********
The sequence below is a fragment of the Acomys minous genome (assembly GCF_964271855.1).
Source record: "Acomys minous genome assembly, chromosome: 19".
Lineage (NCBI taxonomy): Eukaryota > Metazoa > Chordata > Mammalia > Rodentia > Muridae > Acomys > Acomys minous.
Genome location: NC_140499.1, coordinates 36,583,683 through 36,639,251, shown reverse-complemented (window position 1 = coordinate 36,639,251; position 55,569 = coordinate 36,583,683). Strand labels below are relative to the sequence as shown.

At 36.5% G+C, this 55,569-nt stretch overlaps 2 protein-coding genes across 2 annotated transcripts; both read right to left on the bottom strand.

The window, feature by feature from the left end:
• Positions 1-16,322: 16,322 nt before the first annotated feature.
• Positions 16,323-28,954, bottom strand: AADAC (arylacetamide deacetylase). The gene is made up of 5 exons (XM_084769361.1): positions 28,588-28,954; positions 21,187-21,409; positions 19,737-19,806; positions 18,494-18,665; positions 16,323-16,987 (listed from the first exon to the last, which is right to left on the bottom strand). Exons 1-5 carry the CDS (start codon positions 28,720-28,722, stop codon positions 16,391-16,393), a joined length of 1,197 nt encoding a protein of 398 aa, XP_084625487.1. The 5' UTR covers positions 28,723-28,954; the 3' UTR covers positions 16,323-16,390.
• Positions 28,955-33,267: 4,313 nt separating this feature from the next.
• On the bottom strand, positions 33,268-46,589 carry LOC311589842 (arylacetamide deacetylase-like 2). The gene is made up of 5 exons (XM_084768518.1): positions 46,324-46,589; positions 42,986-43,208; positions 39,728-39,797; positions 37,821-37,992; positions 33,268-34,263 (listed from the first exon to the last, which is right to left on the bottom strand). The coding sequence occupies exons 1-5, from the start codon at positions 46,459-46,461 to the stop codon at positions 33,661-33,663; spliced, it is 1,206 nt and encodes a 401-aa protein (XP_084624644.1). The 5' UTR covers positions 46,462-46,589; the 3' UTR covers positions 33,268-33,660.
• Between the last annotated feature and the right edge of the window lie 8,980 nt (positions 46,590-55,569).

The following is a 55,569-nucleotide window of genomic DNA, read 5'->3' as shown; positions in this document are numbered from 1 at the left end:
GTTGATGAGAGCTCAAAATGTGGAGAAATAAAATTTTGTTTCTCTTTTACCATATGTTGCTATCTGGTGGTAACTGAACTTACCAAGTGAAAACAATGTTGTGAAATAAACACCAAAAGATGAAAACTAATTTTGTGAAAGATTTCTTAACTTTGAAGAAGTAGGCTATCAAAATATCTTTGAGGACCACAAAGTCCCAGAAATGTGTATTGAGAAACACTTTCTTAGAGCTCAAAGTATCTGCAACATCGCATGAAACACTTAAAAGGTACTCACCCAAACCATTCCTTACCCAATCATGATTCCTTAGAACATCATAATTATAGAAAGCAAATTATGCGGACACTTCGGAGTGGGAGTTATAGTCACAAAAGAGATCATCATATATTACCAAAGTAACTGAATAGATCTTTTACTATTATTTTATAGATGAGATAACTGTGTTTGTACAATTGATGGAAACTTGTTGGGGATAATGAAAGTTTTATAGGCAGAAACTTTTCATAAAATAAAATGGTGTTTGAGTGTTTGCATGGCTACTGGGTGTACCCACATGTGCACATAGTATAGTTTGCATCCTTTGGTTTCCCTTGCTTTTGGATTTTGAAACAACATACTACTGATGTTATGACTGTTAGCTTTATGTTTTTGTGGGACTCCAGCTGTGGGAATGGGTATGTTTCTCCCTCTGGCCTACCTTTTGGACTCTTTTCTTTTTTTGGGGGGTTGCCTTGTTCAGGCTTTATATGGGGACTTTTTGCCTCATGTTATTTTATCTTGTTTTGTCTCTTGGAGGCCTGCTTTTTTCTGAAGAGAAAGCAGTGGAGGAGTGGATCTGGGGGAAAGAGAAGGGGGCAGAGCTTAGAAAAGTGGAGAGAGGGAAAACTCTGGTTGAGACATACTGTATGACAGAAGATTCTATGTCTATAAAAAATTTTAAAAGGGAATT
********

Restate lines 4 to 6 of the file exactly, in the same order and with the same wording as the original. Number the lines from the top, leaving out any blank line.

Genome location: NC_140499.1, coordinates 36,583,683 through 36,639,251, shown reverse-complemented (window position 1 = coordinate 36,639,251; position 55,569 = coordinate 36,583,683). Strand labels below are relative to the sequence as shown.

At 36.5% G+C, this 55,569-nt stretch overlaps 2 protein-coding genes across 2 annotated transcripts; both read right to left on the bottom strand.

The window, feature by feature from the left end: